By Dwayne Wilder
Special to the Herald Democrat

I love a good story, especially when it is true.

There is an incredible one coming to a theater near you June 11. It’s the story of the Fort Worth Masonic Home and its iconic football team from the Great Depression years. The movie was scheduled to debut in 2020, but the pandemic stopped its journey to the big screen. Now, it is back on track to open that first week in New York and Texas; and then, June 18 nationwide.

I’m going to be in the theater June 11…

I have been waiting for this movie since I read it was going to be made! Like all good movies, this one is based on a book. Coincidently, I had just finished reading Jim Dent’s book, “12 Mighty Orphans,” when the film announcement was made. Local actor Luke Wilson is set to play Coach Rusty Russell, the devoted coach for the rag-tag group of orphans who barely had enough players to field a team. Robert Duvall and Martin Sheen also have prominent roles, so this is a big-time production.

The ‘twelve’ in the title means that everyone played both ways; and there was only one substitute for injuries. So, you better not get injured, or you are going to play hurt at the least. Wow! This team inspired a nation during the hard times of economic depression; and garnered national press as they regularly competed for the state championship against schools with hundreds of students and dozens of players on the football team.

I’m going to hit the highlights from Dent, who was an award-winning sportswriter for the Ft. Worth Star Telegram. If you recognize this name, it’s probably because you have heard of “My All-American” and “The Junction Boys,” two other famous football books. Both were written by Dent, a native Texan who knows his football.

The Masonic Home was an orphanage serving the Freemasons in Texas and beyond from 1899-2005; it was situated just outside of Ft. Worth on a beautiful hillside campus. It went along doing its business until that national recognition with its tiny, undersized football team came to front pages and sports pages across America. Coach Russell wanted to play against the best, so he routinely played bigger schools. He would drive the team to games in a beat-up, old pick-up truck that became their mascot. If you missed the truck, you missed the game.

At the beginning, they didn’t have matching jerseys or shoes; they played barefoot. That first season, there wasn’t even a football on the campus; they practiced without one. Remember, this is the Great Depression—things were not assumed or bought easily, even a ball for a game. You had to make do; and they were in an orphanage!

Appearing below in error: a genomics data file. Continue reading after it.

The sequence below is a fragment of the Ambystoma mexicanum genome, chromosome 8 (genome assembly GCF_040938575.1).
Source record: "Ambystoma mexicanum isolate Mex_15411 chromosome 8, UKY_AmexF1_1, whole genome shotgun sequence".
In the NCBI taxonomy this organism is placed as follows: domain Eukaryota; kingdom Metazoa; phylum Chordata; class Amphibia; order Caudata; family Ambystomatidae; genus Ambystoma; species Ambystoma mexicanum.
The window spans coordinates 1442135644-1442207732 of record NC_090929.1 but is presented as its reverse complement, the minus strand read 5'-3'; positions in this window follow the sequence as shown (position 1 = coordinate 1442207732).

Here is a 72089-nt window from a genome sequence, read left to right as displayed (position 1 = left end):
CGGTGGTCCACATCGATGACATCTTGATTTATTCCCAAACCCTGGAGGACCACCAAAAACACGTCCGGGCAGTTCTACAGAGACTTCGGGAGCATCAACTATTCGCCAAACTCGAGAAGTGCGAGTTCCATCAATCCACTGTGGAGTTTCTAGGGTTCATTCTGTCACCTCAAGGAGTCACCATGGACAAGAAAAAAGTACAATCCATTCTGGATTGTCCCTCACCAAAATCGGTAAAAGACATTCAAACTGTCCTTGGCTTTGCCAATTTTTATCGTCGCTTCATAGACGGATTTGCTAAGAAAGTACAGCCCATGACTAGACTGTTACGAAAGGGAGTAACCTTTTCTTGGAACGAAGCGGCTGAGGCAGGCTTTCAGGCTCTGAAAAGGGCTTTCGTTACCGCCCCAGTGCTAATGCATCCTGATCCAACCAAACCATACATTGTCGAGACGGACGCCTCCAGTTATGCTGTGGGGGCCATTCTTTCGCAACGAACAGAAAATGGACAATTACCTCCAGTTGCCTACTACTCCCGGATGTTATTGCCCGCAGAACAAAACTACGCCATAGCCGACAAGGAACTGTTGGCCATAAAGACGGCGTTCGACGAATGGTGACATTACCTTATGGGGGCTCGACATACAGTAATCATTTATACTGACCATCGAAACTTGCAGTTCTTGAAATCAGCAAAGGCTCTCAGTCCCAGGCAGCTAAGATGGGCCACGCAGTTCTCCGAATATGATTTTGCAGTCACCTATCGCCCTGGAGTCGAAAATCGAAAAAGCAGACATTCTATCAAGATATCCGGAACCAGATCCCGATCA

They routinely beat the powerhouses of Texas football such as Highland Park; I can’t remember how many times they beat Sherman and Denison, but it is mentioned in the book; and hopefully, our cities will get some screen time as the Mighty Mites barnstormed the state in hopes of finding opponents willing to play them. The friendship and relationship with Highland Park was really neat; it was so special that Coach Russell went on to coach HP after leaving the Masonic Home in 1942.

The book, of course, sets the stage for Russell’s tenure at the school, which was 1927-41. He had an 81 percent winning record at the Masonic Home; and a 71 percent overall. He also coached high school at Granger and Temple; and he coached college at SMU and Howard Payne, his alma mater, where he was an All-American end. He coached Doak Walker and Bobby Layne as an assistant at SMU before he became head coach. Russell is widely considered the ‘father of the spread offense.’ So, all these ‘four wides’ you see on every level of football today—that’s all because of Rusty Russell and his innovative football mind. In addition, he helped write the code of ethics for football coaches in the 1950s, which is still in play across the country. Russell died in 1983 at the age of 90.

Even with the story and the movie, I can’t say enough about the book that Jim Dent wrote. If you have the opportunity to read it before the movie comes out, please do! It is so well-written; and gives so much insight to the coach, the setting, the Masonic Home and the boys who were on the team. Of course, this is not a secret story; there have been documentaries about it and other stories written. ESPN has done a show or two about it over the years. The one leader on the team played for the Green Bay Packers in the NFL; and it was his ‘forearm shiver’ that became famous over the years. (But not anymore, you’ll get flagged – unnecessary roughness or personal foul - if you try it nowadays!)

The story is just so incredible; it’s just what the nation needed at that time in its history. There are so many lessons and relationships to celebrate; and so much history to see. The football you see today on the television owes much to Coach Russell and his Mighty Mites.

It’s so cool that the movie producers filmed most of the movie in the Fort Worth area, where the action actually happened some 80 years ago. It was filmed in 2018-19 with the movie set for a 2020 opening. With all the COVID-19 stuff, it has finally now gotten a landing spot this summer. Check out the newest trailer on-line if you get the chance; it is going to be such a good movie! Go Mighty Mites!

Dwayne Wilder

Dwayne Wilder is a Sherman native who currently lives in Denison. Wilder’s Whole World is his commentary about life in Texoma and the world. Wilder can be reached at cmandad17@gmail.com. The views and opinions expressed here are the author’s own and do not necessarily reflect those of Texoma Marketing and Media Group.